Everybody talks about pushing. Appears in match reports and post-game interview questions. It is on all social networks and is mentioned in radio phone calls as casually as passing or attacking.
Pushing is arguably the first tactically nuanced concept to enter the mainstream and unsurprisingly it has become a vague buzzword that often seems to mean whatever the user wants it to mean, which can be anything, from a gegenpress consistently winning the ball in the final third to closing the man closest to the edge of his own box.
Of course, it is fine to use the verb “press” as a way of talking informally about the idea of closing, but there is a big distinction between pressing and applying pressure to the ball; between the hard work of getting closer to the person in possession, something we’ve had in soccer for decades, and a collective targeted press that engages the entire team and works on pre-set triggers.
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The general confusion is of particular interest in the aftermath of Ralph Rangnick’s first game in charge of Manchester United, a club that has made one of the most dramatic changes in tactical leadership that we have ever seen.
Against Crystal Palace, United’s 4-2-2-2 saw Marcus Rashford and Cristiano Ronaldo work together to engage in the press.. The team closed the passing angles together; they launched high intensity charges in the third of the opposition; they swarmed as a unified force.
It was a stark contrast to Ole Gunnar Solskjaer, who, according to The Athletic, did not train pressing because he thought that his player closest to the situation should naturally be able to close the man on the ball.
It’s quite worrying that a Premier League coach so drastically misinterprets what pushing is and isn’t, but it captures just how deep this goes.
What is pressing?
Too often the idea of shutting down is seen as an example of pressure, when in reality this action is known as “pressures” in the analytics world.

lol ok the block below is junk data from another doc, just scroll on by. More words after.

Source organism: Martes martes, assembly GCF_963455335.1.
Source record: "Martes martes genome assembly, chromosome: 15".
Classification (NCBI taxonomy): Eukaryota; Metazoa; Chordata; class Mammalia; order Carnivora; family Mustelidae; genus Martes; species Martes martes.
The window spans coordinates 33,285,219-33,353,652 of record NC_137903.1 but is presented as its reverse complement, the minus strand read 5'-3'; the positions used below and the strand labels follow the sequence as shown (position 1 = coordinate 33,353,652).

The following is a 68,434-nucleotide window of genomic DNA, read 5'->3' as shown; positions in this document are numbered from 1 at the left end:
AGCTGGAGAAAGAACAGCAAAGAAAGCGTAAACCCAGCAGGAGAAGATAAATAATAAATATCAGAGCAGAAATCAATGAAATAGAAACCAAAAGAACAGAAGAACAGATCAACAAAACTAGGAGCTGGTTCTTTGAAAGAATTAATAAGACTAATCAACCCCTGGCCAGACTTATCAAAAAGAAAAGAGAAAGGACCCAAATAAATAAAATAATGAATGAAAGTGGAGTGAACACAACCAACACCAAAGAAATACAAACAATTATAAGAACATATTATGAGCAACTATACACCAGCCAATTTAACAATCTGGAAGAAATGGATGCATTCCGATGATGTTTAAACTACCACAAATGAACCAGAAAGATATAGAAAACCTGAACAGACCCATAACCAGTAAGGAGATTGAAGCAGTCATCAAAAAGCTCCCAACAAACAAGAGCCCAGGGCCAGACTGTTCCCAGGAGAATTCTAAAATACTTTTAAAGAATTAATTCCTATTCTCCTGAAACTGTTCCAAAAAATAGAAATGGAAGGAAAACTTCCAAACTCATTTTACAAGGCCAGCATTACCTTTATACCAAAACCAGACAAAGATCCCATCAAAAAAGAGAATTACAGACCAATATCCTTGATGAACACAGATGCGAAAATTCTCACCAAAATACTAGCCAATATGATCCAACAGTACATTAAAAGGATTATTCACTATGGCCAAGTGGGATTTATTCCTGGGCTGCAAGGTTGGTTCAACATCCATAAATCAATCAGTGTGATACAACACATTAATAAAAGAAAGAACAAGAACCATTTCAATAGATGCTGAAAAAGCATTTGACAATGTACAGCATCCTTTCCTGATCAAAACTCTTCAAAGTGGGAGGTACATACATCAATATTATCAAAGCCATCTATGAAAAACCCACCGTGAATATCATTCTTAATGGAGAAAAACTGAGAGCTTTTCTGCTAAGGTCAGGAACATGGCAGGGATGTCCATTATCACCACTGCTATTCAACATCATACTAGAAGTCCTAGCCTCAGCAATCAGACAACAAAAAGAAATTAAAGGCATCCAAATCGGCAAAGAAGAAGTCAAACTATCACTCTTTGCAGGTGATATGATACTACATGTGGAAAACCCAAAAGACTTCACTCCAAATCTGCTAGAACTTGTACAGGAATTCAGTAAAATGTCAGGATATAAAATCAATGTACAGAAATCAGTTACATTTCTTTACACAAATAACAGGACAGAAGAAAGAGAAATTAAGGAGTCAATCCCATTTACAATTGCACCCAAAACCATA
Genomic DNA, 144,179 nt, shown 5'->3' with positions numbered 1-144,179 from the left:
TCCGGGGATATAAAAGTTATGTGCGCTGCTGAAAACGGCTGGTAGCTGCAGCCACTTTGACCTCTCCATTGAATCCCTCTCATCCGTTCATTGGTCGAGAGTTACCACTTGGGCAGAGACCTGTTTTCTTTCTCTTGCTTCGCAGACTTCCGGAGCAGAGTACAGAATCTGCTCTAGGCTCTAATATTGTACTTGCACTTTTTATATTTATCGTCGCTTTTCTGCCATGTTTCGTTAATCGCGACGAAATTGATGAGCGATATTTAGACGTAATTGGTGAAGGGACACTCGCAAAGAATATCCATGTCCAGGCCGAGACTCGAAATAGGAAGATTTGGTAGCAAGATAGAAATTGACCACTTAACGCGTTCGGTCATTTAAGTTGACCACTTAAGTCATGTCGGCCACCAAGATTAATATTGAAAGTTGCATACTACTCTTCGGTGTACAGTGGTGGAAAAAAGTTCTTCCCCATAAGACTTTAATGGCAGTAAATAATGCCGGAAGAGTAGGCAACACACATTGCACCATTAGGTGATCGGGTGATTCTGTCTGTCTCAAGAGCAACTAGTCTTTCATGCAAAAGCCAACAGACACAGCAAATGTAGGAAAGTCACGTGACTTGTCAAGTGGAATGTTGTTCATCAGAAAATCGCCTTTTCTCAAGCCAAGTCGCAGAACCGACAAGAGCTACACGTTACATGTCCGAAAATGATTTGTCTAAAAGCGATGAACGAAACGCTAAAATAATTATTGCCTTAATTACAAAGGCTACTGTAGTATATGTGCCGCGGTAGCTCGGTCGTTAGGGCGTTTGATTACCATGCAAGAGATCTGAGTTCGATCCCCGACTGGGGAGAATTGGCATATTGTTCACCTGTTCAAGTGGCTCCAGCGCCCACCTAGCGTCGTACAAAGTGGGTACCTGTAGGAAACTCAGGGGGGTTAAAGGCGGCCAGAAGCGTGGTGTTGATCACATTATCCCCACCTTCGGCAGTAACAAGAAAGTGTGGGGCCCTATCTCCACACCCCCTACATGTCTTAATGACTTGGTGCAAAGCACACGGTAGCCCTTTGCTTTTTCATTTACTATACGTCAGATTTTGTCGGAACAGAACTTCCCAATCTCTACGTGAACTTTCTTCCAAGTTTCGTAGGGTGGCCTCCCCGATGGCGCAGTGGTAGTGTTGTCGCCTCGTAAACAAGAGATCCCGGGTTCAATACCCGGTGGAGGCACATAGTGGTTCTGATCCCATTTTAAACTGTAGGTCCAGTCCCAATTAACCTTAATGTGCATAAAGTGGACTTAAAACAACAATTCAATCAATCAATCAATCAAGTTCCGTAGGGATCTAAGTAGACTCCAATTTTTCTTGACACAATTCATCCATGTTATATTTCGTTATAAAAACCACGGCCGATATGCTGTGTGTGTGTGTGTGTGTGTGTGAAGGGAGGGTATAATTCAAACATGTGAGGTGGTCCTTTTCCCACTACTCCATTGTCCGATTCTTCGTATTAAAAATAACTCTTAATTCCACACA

Norwich City is fifth in the Premier League on pressure, according to FBRef, and Everton is fourth, but clearly neither of these teams are pressing on the sides.
Instead, they are working hard to get closer to the ball once it enters the final third, and they rack up high numbers because they a) have so little possession that they generally complete more defensive actions and b) squeeze their bodies into their own. third, it’s easy to get close to the action and run to close it.
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Nobody who likes to sit deep, like Rafael Benítez or Sean Dyche, handles pressure equipment. They don’t push; apply pressure.
Lobbying is a collective action that defines how, why and when a team seeks to shut down en masse.
This can be to win the ball directly and counter from behind, or it can be to force the opponent to pass in the direction they want him to go.
What are Pressure Triggers and Traps?
So a well-choreographed press has been worked on in training to follow a very specific set of instructions covering where to position the players and when to suddenly snap into the press.
The level of detail is best exemplified in the use of pressure traps. This is when a team deliberately leaves a player or an open space for the opponent, effectively luring them into making a specific set of passes until they are in a position more favorable to the defending team (for example, close to the touch line. ) or hand the ball over. to a particular player.
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For example, a team may have identified a central midfielder as particularly weak on the ball. The shape of his press would encourage a pass to this player, at which point three or four pushers would swarm the midfielder from all angles.
A pulled trigger is the action that propels the defending team into action. For some teams, the trigger pressure will be any strong touch from the defender. For others, it will be a certain minute of the game or the ball will enter a certain area of the field.
How to measure crimp
The best way we have to capture the pressure in the statistics is ‘defensive passes per action’ (PPDA), which calculates how many passes the other team can make before the team tries to break it.